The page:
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Definition: Cash basis accounting is an accounting system that recognizes and records income and expenses as they are paid in cash. GAAP dictates that businesses cannot use the cash basis of accounting.When are businesses required to use accrual accounting?
Accrual accounting is based on the idea of matching revenues with expenses. In business, many times these occur simultaneously, but the cash transaction is not always completed immediately. Businesses with inventory are almost always required to use the accrual accounting method and are a great example to illustrate how it works.When does the IRS require an accrual basis?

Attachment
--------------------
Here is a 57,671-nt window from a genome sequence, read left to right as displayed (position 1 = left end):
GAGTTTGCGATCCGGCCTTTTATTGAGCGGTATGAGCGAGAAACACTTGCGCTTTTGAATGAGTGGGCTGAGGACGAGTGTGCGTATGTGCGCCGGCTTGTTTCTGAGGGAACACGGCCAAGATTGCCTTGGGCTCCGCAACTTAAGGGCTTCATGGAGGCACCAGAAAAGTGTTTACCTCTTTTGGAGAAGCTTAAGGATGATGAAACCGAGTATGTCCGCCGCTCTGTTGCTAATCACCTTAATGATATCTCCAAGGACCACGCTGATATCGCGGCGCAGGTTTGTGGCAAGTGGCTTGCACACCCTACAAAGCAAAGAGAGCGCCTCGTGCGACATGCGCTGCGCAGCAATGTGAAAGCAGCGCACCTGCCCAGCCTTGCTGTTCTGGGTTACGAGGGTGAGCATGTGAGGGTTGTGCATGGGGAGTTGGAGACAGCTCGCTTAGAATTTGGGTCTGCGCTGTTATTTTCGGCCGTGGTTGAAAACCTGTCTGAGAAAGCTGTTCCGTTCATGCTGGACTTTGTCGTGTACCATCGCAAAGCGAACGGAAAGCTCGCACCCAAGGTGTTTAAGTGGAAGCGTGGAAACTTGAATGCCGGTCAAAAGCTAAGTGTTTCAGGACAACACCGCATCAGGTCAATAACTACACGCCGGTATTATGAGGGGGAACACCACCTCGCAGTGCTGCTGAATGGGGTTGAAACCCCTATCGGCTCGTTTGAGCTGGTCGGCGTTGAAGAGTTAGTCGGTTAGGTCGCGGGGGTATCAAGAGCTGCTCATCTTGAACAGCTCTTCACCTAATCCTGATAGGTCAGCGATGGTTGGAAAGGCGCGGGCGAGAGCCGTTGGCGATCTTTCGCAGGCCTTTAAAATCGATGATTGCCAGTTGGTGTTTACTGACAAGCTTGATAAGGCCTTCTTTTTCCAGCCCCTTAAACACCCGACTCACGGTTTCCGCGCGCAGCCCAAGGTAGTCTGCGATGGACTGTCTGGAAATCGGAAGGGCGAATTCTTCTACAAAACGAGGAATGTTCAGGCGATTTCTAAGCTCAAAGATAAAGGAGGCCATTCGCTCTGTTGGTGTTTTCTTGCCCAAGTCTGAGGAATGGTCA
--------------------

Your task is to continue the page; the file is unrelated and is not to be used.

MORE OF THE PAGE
Tax returns based on the accrual basis require you to report income and expenses as they are incurred, no matter when you receive the money. For example, if you sell a product on Dec. 24, Year 1, and receive payment on Jan. 5, Year 2, you would report both the income and the expense in Year 1 because that is when they were incurred.What is the accrual method of accounting?
What is 'Accrual Accounting'. Accrual accounting is an accounting method that measures the performance and position of a company by recognizing economic events regardless of when cash transactions occur.